Most of these brides, no doubt, had not much ceremony about it, though it was enormously more official than anything they’d ever had before. But some did get more than the bare minimum. Missionaries might loan the bride a dress. One bride in South Carolina wore a tulle tunic over white silk with flowers and ribbons in her hair (Hunter, 130).

Engraving of a black bridal party facing a white Civil War army chaplain
Marriage of a Colored Soldier at Vicksburg, published in 1866 (National Archives)

These ceremonies very pointedly did include the phrase “What God hath joined together, let no man put asunder” (Hunter, 130). Southern slaveholders were not pleased.

But what displeased the chaplains and the missionaries was that human relationships are messy at the best of times and these were not the best of times. Army camps saw many refugees reunited after a sale years before. So it was super awkward when one or both had remarried. Which wife is the real wife? Or which husband is the real husband? It went both directions. Neither bigamy nor abandonment seemed quite right (Hunter, 132). These disputes would continue for years, especially after widows’ pensions for black soldiers became a thing (Hunter 180-181).

Reconstruction Marriages

After the war, the government had a great interest in promoting the Christian ideal of marriage. Partly, that was about the dominant ideals of morality. Also getting black men to provide for black women and children, because no government likes dealing with a lot of destitute people. That’s just asking for problems.

So the question was what to do about all of those millions of informal slave relationships. In 1865, North Carolina decided to make all slave marriages retroactively valid from the time of cohabitation. Which was problematic because not all of those slave marriages had any voluntary component. Plus, you still had to come in and register and if you didn’t you were guilty of fornication, which was a crime, and each passing month in which you did not register was a separate punishable offense (Hunter, 243). The other states eventually did something similar, which meant a whole lot of African-American women became legal wives without ever being a bride.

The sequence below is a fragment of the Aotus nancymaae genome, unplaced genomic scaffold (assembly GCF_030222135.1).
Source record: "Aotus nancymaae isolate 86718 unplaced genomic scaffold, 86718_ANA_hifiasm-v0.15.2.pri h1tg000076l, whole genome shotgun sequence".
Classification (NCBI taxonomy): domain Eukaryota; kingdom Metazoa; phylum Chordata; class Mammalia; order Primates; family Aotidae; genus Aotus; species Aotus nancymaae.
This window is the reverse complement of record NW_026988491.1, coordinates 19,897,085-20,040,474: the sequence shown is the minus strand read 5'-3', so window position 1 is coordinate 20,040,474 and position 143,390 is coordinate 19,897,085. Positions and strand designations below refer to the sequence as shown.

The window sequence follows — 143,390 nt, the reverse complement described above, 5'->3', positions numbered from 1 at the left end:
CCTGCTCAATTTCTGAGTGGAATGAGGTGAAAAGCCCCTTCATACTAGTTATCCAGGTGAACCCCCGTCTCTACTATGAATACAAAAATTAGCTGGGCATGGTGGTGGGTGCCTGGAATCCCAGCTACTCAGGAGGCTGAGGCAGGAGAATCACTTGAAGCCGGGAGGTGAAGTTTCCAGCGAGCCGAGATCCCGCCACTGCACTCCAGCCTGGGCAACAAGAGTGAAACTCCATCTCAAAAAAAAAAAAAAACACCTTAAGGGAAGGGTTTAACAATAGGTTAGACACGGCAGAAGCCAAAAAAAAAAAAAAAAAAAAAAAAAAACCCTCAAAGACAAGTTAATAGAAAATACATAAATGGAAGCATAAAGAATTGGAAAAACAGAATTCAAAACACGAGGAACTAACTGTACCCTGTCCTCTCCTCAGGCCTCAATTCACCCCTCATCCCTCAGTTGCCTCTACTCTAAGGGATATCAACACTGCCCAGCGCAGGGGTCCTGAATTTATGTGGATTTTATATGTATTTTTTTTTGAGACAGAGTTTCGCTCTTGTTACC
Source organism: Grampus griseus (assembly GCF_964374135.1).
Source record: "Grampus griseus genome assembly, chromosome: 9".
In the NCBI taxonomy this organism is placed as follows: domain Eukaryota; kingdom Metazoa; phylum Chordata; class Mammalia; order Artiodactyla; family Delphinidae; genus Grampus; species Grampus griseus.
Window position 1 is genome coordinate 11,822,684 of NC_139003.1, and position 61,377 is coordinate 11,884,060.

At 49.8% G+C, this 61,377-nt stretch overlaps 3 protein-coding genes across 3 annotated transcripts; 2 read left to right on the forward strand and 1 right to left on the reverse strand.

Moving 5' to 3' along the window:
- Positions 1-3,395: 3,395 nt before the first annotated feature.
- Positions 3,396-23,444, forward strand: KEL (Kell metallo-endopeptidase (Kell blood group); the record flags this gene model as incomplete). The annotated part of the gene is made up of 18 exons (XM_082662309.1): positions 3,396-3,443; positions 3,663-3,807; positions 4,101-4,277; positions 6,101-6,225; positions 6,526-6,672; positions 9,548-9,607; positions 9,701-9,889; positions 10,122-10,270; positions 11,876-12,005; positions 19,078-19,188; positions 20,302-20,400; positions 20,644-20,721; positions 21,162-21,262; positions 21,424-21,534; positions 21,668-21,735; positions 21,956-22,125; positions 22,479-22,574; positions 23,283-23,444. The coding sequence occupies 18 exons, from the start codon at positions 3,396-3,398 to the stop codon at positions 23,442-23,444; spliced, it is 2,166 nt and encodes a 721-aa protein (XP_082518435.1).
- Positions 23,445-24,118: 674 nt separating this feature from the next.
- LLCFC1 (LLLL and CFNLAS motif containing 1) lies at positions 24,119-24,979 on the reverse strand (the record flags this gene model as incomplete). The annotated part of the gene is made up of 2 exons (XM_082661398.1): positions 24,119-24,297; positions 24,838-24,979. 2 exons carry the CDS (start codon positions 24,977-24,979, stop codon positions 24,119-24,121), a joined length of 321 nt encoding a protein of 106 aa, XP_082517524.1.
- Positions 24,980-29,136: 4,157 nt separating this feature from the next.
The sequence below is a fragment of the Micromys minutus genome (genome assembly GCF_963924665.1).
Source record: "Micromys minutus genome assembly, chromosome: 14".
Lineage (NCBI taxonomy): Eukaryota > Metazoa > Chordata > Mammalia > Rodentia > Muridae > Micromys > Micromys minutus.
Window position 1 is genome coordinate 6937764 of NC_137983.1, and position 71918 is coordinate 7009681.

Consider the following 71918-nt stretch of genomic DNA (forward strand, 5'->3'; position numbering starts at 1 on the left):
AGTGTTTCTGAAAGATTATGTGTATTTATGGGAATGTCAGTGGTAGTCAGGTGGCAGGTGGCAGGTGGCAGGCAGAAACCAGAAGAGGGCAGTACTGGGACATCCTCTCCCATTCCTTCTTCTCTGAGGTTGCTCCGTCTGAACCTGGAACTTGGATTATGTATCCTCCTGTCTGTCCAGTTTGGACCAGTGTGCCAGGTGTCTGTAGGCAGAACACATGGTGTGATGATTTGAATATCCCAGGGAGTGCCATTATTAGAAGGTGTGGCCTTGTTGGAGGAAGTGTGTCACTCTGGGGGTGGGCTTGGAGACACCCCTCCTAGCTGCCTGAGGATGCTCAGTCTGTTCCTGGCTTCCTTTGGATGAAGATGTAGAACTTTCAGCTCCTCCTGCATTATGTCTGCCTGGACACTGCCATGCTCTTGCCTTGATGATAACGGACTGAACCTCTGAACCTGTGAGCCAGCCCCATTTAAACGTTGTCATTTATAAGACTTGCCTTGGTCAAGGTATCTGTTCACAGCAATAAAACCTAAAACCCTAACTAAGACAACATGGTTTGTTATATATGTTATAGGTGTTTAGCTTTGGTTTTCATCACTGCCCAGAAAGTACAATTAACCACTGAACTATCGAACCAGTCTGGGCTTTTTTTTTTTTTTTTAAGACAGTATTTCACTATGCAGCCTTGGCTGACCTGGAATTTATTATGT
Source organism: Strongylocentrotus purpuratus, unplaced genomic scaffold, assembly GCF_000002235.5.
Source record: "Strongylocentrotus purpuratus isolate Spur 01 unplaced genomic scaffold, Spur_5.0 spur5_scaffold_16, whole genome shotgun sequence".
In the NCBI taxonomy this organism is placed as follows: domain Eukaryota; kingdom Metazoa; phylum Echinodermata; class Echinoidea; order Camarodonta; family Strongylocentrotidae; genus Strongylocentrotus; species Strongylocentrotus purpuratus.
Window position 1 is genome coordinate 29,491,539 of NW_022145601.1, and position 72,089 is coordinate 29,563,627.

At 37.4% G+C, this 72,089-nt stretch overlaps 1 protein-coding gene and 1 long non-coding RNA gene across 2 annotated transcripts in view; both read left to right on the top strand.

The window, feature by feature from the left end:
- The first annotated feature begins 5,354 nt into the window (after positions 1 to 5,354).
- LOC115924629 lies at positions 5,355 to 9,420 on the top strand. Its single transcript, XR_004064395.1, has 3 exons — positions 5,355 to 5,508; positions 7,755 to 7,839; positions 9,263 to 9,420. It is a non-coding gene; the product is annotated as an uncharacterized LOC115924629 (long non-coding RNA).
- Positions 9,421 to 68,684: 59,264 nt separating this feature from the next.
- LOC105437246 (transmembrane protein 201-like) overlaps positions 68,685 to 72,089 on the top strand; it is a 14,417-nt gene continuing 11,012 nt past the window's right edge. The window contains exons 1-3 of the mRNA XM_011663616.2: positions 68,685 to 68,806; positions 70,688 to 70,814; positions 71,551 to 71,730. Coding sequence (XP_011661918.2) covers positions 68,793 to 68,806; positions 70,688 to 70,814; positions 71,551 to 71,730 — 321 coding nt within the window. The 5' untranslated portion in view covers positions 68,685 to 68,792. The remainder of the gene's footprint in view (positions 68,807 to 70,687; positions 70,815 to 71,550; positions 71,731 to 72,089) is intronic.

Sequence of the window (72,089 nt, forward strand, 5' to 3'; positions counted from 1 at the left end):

For black men, legal marriage was unquestionably a win. Black fatherhood now existed. They had rights to a wife, to children, a thing which had been so unfairly stolen from them for so long. For black women, the picture was more mixed. Brides of all colors still promised to obey their husbands. Wife beating was still legal. Divorce was hard. Fathers had more legal rights to children than mothers did. So there was a sense in which a black wife had just been transferred from belonging to a white man to belonging to a black man. Whether that was an improvement depended on the man in question. White feminists had been quick to point out that for some women, marriage was very much like slavery.

The African-American family has often gotten a bad rap, and often without full acknowledgement of the stresses on it, so I will just hasten to add that in the latter part of the 19th century, the vast majority of African Americans did get legally married. And the vast majority of black households were father, mother, and children, just like the culture said they were supposed to be. By this point there were many African-American brides who had the full deal: ring, white dress, cake, and church bells, and the same vows as white folks.

Photo of a black bridal party in facing a minister
A 1908 Wedding (Wikimedia Commons)